Tuesday, August 15, 2017

Going Back to School



The smell of #2 Pencils, the bright whites and bold colors of new clothes, the sounds of super clean, squeaky shoes and the nervous, but exciting energy that fills the room of a house, make the first day of school one of the most memorable each year. Even as an adult, there is a sense of hope about adventures on the horizon, a little envy as we reminisce the days gone by and joy to see our little ones hold themselves up just a bit taller than the year before as they get ready to enter that new grade.

With the excitement comes a bit of apprehension of the unknown, but the thrill of seeing friends again, showing off the new gear and sharing the stories of summer makes it all worth the fluttering of butterflies.

Here in the Boise, Idaho area, with so many families prepping for the famous first day of school, we want to give a shout out to all of the kids in those squeaky new shoes, to treasure your days, make loads of fabulous memories, and embrace these magical years as they will fly by faster than you can imagine. And to the teachers of the Treasure Valley, thank you for all that you do in helping shape young minds and provide the guidance that our young people need. We are so incredibly lucky in this valley to have such wonderful schools for our children to attend.

#BeTrueToYourSchool

Wednesday, August 9, 2017

Save More on Back-To-School Shopping!

Shopping for school supplies, electronics and clothing can be a chore — and an expensive one at that.


Families with children in grades K-12 plan to spend an average of $687.72 on back-to-school shopping, about $14 more than last year’s average of $673.57, according to the National Retail Federation. College students and their families plan to spend an average of $969.88, or about $82 more than last year’s $887.71 average.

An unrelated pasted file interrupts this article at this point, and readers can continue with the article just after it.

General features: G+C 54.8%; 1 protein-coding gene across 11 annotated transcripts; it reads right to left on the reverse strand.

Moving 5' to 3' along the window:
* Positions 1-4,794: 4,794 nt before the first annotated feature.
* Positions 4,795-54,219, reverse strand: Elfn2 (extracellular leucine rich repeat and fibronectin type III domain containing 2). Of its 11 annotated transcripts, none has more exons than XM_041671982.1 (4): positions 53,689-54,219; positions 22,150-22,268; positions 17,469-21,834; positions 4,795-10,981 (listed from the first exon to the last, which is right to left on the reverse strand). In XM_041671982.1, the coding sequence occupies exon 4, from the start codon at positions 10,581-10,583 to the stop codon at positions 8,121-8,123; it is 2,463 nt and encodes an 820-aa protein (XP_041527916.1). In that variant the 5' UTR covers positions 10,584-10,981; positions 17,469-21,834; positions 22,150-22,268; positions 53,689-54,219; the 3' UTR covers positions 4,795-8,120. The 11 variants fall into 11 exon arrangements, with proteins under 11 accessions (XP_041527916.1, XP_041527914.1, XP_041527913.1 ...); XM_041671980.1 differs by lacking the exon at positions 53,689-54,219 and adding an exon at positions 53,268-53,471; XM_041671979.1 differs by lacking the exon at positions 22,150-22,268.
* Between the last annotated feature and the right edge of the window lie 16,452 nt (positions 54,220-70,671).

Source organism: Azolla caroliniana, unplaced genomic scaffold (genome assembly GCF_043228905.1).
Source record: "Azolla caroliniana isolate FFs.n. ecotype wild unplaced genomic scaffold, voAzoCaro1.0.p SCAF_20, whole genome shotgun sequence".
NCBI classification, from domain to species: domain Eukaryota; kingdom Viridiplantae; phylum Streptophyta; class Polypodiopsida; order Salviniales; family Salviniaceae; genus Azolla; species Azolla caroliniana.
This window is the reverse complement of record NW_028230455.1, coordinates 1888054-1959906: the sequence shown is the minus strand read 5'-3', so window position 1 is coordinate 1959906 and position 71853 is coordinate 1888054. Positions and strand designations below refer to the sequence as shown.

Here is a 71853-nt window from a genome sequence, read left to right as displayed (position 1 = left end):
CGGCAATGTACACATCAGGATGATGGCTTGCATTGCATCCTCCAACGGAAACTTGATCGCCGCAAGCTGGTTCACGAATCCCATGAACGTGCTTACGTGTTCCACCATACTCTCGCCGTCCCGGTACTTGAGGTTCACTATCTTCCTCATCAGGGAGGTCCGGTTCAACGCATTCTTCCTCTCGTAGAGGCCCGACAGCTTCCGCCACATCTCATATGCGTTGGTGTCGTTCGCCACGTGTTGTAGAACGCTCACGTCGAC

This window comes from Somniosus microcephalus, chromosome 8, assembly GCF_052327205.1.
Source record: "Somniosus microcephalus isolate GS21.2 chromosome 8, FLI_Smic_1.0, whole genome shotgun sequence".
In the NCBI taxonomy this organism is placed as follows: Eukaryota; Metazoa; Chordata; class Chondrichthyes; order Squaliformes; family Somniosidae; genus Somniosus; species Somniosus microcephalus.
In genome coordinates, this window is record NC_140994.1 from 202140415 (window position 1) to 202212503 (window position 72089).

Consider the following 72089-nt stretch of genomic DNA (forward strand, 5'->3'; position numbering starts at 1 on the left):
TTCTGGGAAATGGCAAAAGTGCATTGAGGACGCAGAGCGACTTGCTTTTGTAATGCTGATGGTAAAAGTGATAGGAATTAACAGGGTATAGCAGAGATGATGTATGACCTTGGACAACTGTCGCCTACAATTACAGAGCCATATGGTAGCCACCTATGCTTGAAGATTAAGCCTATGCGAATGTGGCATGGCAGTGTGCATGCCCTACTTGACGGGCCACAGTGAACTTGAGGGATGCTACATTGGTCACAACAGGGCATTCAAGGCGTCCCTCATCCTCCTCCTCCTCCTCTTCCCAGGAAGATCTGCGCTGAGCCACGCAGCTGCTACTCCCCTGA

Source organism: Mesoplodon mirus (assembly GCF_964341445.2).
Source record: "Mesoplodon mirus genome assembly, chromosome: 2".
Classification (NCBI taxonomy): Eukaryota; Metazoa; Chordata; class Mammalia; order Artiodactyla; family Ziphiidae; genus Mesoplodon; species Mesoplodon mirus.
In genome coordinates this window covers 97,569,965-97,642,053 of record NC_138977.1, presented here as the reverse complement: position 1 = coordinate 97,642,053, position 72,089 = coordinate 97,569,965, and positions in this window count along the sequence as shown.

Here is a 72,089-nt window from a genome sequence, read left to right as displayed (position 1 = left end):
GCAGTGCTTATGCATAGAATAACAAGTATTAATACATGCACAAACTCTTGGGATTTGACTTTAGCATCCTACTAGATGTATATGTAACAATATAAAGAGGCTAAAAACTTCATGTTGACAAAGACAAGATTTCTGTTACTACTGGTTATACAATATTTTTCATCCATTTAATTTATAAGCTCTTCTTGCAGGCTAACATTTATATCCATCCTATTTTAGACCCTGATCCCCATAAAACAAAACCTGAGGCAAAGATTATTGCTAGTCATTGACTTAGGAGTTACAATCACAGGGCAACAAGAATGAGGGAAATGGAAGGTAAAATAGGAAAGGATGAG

Incentives such as discounts and free shipping make online shopping an attractive option.

“Retailers are trying to cater to everything that will make the consumer happy,” says Ana Serafin Smith, senior director of media relations at the NRF.

Here’s a lesson on saving when back-to-school shopping online.

Go bargain hunting


You wouldn’t want to buy a pack of notebooks only to spot the same item elsewhere for half the cost. Fend off buyer’s remorse by shopping around before you click the “order” button. Google Shopping can help you compare the costs of items on your list between retailers, or find coupons with a browser extension like Honey. Remember to factor shipping costs into the comparison.

Ask for a price match


If you find separate retailers selling an identical item at different prices, or if there’s a discrepancy between the same retailer’s prices in store and online, ask the site with the higher price for a reduction.

Retailers with price-matching policies — including Target, Best Buy and Newegg — will honor a competitor’s lower advertised price or reimburse you the difference on eligible items if you can provide proof of the amount within a specific time frame. At Staples, you’ll get the lower price plus 10% of the difference. Call the retailer’s customer service number for help price matching your online order.

Pursue student discounts


Students — and sometimes parents, faculty and staff — can save or score freebies by shopping on sites with student discounts or promotions. For example, Apple is discounting select Macs by up to $300 and the iPad Pro by up to $20, plus throwing in wireless Beats headphones for free with eligible purchases through Sept. 25. Check other retailers or student discount networks like Unidays for deals on electronics, supplies, clothing and more.

Buy online, pick up in store


If you order back-to-school supplies online and pick them up in store, many retailers will give you free shipping or order discounts, or will send you a coupon for a future purchase. On Walmart’s website, look for items marked “free pick up and discount”: At the time of this writing, we spotted an Acer touchscreen laptop for $251.65 with a $67.93 pickup discount, lowering the price to $183.72.

Rent materials or buy used


Newer isn’t necessarily better, at least not for your wallet. You can save on textbooks, calculators, clothing and other back-to-school staples by renting or buying them used. Explore options and pricing on sites such as Chegg, Amazon and Poshmark.

Bypass sales tax


This year, more than a dozen states are waiving sales tax on eligible back-to-school items — such as clothing, books and laptops under a certain amount — during sales tax holidays. Some areas waive local sales tax, too. These events typically last for a few days in late July or early August, both in stores and online. For example, Ohio and Virginia both offer tax-free weekends Aug. 4-6. If you live in a participating state, consider timing your back-to-school purchases around the holiday, and check the list of tax-exempt items and cost limits first.

You can still strategically time back-to-school purchases if your state doesn’t take part or you miss the window. The shopping season’s peak savings usually last through August into September, closer to the start of the school year.

Article from KIVITV.com.